This isn’t going to be a coherent post really (unlike my usual posts which are more coherent, I hope!). I came across a bunch of new stuff as I was troubleshooting this WMI issue and thought I should put them all somewhere.
The issue is that we are trying to get Solarwinds to monitor one of our DMZ servers via WMI but it keeps failing.
Other servers in the DMZ work, it’s just this one that fails. WMI ports aren’t fixed like I had mentioned earlier but I don’t think that matters coz they aren’t fixed for the other servers either. Firewall configuration is the same between both servers.
I thought of running Microsoft Network Monitor but realized that it’s been replaced with Microsoft Message Analyzer. That looks nice and seems to do a lot more than just network monitoring – I must explore it sometime. For now I ran it on the DMZ and applied a filter to see traffic from our Solarwinds server to it. The results showed that access was being denied, so may not a port issue after all.
Reading up more on this pointed me to a couple of suggestions. None of them helped but I’d like to mention them here for future reference.
First up is the command
wbemtest. Run this from the local machine (the DMZ server in my case), click “Connect”, and then “Connect” again.
If all is well with WMI you should get no error.
Now try the same from the Solarwinds server, but this time try connecting to the DMZ server and enter credentials if any.
That worked with the local administrator account but failed with the account I was using from Solarwinds to monitor the server.
So now I know the issue is one of permissions and not ports.
Another tool that can be used is WmiMgmt. Just type
wmimgmt.msc somewhere to launch it. I tried this on the DMZ machine to confirm WMI works fine. I also tried it from SolarWinds machine to the DMZ machine. (Right click to connect to a remote computer).
Problem with WmiMgmt is that unlike
wbemtest you can’t a different account to use. If the two machines are domain joined or have the same local accounts, then it’s fine – you can run as from one machine and connect to the other – but otherwise there’s nothing much you can do. WmiMgmt is good to double check the permissions though. Click “Properties” in the screenshot above, go to the “Security” tab, select the “Root” namespace and click the “Security” button. The resulting window should show the permissions.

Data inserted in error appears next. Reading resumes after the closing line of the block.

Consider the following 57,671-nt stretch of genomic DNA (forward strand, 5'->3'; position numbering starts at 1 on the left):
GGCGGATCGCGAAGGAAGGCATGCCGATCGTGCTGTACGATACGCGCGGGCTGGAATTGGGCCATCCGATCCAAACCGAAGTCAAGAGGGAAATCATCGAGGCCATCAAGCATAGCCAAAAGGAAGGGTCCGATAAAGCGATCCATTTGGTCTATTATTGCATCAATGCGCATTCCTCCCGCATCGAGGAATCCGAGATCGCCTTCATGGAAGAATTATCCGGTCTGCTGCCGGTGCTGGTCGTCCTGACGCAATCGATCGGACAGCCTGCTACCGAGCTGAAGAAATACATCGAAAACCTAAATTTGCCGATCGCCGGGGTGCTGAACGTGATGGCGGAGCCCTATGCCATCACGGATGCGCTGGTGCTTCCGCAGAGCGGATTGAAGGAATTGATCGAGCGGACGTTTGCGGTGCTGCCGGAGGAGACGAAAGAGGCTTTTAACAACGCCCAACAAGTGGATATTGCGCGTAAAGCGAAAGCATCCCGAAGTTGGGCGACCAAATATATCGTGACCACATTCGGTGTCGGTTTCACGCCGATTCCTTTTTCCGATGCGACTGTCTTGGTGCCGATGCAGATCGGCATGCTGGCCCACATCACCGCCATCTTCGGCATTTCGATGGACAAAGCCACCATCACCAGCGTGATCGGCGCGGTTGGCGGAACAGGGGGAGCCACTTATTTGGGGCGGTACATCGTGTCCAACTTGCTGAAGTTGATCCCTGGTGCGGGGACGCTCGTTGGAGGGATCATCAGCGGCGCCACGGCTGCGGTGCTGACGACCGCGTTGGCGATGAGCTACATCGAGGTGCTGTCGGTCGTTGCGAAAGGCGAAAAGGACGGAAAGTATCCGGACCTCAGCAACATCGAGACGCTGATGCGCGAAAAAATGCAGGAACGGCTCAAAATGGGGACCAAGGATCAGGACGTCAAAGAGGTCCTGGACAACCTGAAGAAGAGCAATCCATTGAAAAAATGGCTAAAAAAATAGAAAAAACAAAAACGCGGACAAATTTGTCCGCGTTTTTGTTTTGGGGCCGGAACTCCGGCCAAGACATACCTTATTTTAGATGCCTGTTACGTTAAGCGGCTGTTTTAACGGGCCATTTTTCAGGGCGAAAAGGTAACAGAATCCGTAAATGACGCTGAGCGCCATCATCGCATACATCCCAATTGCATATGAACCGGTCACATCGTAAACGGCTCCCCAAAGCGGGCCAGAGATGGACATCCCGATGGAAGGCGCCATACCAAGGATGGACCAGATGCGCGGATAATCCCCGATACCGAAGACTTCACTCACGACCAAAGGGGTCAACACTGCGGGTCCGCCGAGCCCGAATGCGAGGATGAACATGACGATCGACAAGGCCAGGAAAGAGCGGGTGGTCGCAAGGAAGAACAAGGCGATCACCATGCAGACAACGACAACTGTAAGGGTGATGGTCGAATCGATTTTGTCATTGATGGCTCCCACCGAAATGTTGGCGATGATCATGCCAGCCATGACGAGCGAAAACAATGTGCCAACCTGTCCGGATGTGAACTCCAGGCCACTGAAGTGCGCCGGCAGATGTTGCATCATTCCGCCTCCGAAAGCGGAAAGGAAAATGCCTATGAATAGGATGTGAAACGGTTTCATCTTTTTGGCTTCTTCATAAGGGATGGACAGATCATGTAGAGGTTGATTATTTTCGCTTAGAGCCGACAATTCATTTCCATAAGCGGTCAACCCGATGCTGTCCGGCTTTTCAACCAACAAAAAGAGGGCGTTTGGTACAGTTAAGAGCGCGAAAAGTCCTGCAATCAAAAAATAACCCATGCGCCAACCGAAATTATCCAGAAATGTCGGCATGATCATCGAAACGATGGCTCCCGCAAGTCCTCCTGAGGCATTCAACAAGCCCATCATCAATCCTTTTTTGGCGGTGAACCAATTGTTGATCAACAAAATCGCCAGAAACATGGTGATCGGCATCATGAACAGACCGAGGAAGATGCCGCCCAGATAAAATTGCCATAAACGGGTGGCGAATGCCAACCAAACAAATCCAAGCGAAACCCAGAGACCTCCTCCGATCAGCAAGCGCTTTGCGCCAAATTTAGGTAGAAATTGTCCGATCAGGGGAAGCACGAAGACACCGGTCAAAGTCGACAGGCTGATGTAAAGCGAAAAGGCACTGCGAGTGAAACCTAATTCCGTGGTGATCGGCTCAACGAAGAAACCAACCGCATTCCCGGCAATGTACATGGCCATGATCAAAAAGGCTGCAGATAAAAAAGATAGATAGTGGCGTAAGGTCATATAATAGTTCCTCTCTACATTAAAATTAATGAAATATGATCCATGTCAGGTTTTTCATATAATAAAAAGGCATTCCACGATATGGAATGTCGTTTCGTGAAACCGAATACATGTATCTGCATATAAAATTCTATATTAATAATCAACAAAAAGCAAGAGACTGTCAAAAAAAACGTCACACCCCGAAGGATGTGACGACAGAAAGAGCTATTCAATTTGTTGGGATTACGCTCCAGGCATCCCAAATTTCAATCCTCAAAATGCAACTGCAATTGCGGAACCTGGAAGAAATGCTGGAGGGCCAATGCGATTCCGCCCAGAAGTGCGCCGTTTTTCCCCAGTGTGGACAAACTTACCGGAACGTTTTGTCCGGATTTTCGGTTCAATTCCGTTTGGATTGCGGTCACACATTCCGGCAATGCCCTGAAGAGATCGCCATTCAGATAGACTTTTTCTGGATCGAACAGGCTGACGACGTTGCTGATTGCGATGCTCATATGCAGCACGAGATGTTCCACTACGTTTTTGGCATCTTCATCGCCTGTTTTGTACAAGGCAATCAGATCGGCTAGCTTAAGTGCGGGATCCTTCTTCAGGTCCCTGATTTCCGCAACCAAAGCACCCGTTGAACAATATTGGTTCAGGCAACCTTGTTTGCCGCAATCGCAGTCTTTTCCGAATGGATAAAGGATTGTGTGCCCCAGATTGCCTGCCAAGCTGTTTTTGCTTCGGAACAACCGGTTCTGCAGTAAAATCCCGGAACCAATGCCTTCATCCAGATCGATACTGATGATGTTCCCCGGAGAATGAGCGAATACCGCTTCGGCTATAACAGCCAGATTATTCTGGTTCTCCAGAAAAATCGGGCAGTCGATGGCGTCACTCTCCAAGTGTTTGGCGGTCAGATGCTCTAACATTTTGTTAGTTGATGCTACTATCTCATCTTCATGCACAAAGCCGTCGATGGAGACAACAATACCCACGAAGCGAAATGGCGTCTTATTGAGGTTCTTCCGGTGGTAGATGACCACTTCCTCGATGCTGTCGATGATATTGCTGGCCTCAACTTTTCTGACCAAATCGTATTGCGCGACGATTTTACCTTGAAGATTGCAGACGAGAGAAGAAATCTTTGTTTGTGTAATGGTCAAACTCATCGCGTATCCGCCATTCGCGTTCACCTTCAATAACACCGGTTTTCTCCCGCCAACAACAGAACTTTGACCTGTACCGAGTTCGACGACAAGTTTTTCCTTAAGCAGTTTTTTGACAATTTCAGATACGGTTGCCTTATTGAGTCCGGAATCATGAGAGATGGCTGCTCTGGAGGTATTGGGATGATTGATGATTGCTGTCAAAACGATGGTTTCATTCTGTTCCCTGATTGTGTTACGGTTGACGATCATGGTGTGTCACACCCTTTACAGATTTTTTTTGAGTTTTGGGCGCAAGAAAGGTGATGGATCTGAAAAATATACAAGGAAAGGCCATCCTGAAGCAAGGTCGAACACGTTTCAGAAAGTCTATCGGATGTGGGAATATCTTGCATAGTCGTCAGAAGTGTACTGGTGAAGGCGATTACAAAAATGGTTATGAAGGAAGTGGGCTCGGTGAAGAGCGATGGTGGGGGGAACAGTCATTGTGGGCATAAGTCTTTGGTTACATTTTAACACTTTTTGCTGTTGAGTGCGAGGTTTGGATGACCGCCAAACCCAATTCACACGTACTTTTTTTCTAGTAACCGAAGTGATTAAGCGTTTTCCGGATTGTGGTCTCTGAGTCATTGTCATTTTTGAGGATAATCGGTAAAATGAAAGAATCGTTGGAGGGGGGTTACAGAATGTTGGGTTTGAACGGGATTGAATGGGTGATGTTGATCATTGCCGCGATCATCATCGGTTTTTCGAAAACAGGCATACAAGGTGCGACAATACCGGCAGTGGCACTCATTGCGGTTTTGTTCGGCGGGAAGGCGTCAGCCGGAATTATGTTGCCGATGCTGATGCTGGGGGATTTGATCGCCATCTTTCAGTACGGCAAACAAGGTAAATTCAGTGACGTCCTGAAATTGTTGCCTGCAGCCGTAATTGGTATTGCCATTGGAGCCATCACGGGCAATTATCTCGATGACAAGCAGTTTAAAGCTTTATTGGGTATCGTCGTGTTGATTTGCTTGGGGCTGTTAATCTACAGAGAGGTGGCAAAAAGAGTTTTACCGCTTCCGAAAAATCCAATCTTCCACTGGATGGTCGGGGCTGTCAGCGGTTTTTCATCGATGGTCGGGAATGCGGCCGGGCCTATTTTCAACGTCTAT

In my case the Administrators group members had full permissions as expected. The account I was using from the Solarwinds server was a member of this group too yet had access denied.
Another place to look at is Component Services > Computers > My Computer > DCOM Config > “Windows Management and Instrumentation” – right click and “Properties”.
Make sure “Authentication Level” is “Default”. Then go to the “Security” tab and make sure the account/ group you want has permissions.
Also right click on “My Computer” and go to “Properties”.
Under the “COM Security” tab go to the “Edit Limits” of both access & launch and activation permissions and ensure the permissions are correct. My understanding is that the limits you specify here over-ride everything else.
In my case none of the above helped as they were all identical between both servers and at the correct setting. What finally helped was this Serverfault post.
Being DMZ servers these were on a workgroup and the Solarwinds server was connecting via a local account. Turns out that:
In a workgroup, the account connecting to the remote computer is a local user on that computer. Even if the account is in the Administrators group, UAC filtering means that a script runs as a standard user.
That is a good link to refer to. It is about Remote UAC and WMI. The solution is to go to the following registry key –
HKLM\SOFTWARE\Microsoft\Windows\CurrentVersion\Policies\System – and create a new name called
LocalAccountTokenFilterPolicy (of type
DWORD_32) with a value of
1. (Check the Serverfault post for one more solution if you are using a Server 2012).
Remote UAC. Ah! Am surprised I didn’t think of that in the beginning itself. If the
LocalAccountTokenFilterPolicy has a value of 0 (the default) then whenever a member of the Administrators group connects remotely, the security tokens of that account and filtered to remove admin access. This is only for local admin accounts, not domain admin accounts – mind you. If
LocalAccountTokenFilterPolicy has a value of 1, then no filtering happens and the account connects with full admin rights. I have encountered Remote UAC in the past when accessing admin shares (e.g.
\\computer\drive$) in my home workgroup, never thought it would be playing a role here with WMI!
Hope this helps someone. :)
WMI Access Denied for remote machine etc by rakhesh is licensed under a Creative Commons Attribution 4.0 International License.